Full Course Description
Telehealth for Mental Health Professionals: Distance Therapy Training
- Appraise the legal and ethical challenges posed by telehealth for mental health professionals in a clinical setting.
- Analyze the evidence supporting the effectiveness of telemental health as it relates to clinical treatment.
- Inspect the unique policies and procedures considerations for telehealth and the clinical implications.
- Evaluate adaptions with telemental health for various populations to improve clinical outcomes.
- Investigate the privacy, security and confidentiality concerns related to technology use in clinical practice.
- Differentiate how client expectations differ for telehealth as compared to in-person therapy and what that means for clinical treatment.
- Distinguish unique boundary issues that arise in a telemental health setting.
- Utilize specific adaptations that are recommended for various disorders and modalities to improve clinical outcomes.
- Appraise text messaging and email complications as it relates to privacy in a clinical setting.
- Apply best ethical practices regarding referrals and advertising concerns as it relates to clinical practice.
- Articulate the legalities of practicing across state lines via telemental health sessions.
- Specify the HIPAA compliance challenges associated with telemental health and its clinical implications.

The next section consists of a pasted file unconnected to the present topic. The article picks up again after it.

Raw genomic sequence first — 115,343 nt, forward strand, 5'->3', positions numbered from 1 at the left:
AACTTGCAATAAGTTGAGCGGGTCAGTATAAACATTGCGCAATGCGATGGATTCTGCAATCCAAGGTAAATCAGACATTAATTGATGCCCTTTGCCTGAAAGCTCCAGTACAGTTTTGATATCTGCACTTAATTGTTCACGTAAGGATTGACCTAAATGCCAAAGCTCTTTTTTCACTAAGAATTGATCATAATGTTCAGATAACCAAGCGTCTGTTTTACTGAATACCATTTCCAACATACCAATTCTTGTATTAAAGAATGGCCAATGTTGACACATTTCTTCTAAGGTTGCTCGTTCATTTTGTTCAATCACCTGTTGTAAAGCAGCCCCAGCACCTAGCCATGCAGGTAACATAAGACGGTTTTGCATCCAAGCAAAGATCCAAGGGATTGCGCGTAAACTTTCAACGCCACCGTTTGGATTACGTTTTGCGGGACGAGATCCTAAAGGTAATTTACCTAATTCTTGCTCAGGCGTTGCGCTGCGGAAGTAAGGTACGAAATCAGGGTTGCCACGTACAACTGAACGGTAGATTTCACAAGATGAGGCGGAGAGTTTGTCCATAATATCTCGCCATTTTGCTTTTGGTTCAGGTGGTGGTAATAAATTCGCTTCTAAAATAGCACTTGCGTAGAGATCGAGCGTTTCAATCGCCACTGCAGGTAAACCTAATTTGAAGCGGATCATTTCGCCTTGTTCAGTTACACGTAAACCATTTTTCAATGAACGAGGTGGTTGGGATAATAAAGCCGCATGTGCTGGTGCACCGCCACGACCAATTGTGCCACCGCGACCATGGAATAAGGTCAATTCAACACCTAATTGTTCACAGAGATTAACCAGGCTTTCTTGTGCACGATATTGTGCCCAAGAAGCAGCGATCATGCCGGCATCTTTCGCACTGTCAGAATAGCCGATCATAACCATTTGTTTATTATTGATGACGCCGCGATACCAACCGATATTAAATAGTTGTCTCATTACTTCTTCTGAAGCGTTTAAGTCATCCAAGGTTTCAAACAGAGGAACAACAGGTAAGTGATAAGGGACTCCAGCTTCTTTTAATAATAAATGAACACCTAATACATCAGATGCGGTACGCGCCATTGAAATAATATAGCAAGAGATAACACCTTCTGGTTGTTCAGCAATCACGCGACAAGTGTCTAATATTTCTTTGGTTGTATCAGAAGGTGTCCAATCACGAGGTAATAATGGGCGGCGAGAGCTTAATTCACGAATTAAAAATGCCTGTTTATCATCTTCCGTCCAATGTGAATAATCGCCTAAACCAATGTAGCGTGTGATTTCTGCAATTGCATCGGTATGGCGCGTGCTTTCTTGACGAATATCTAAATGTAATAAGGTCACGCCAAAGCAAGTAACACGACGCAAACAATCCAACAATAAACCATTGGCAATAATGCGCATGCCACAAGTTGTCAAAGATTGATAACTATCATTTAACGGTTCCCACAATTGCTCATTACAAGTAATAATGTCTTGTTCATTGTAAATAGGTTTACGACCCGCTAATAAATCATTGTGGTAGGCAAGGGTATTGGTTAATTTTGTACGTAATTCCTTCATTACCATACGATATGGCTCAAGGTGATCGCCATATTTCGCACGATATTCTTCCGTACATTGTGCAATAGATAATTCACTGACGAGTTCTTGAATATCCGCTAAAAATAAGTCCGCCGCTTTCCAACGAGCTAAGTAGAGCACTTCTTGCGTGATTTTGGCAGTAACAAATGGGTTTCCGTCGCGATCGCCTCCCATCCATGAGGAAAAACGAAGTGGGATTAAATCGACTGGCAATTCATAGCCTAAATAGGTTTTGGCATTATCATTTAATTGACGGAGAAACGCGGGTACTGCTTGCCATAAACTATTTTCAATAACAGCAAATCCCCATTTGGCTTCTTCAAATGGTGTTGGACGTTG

Telehealth for Mental Health Professionals: What You Need to Know Before You Get Started
Legal & Ethical Issues
- The Types of Telehealth
- Synchronous Format – Live Interaction via Video
- Asynchronous Format – Transfers of Information Electronically
- Evidence Supporting the Effectiveness of Telehealth for Clients and Various Populations
- The Benefits and Risk for Telehealth
- Recent Trends in Telehealth
How to Start Your Mental Health Telepractice
- Following a Code of Ethics
- Legal Implications of Practicing Across State Lines
- Privacy & Security
- HIPAA Compliance Concerns
- Documentation & Paperwork Issues
- Ensure Data Protection & Avoid Unintended Access/Disclosure
- The Client’s Perception of Privacy via Videoconferencing
- Boundary Issues More Likely to Arise in Telehealth
- Multicultural Issues in Telehealth
- Technology Competence of the Clinician and Client
Important Business Aspects to Consider
- Offering Your Telehealth Services – Where to Begin?
- How to Introduce the Concept to Clients
- Who is a Good Fit for Telehealth? Who is Not?
- Administrative Responsibilities
- Policies & Procedures Consideration – Protect Yourself and Your License
- Informed Consent – Unique Concerns & Best Practices
- Intake Process – Tips You Need to Know
- Emergency Plan for Telehealth
- Client Interviewing & Assessment Techniques
- Videoconferencing vs. Telephone
- Best Practices for Professionalism
- Camera Placement, Background, Proximity & Dress Attire
- Handling Technical Issues
Choosing a Platform – What Technology is Right for You and Your Clients?
- Marketing Concerns with Telehealth Practice
- Billing & Reimbursement Strategies – Is This Covered Under My Client’s Insurance Policy?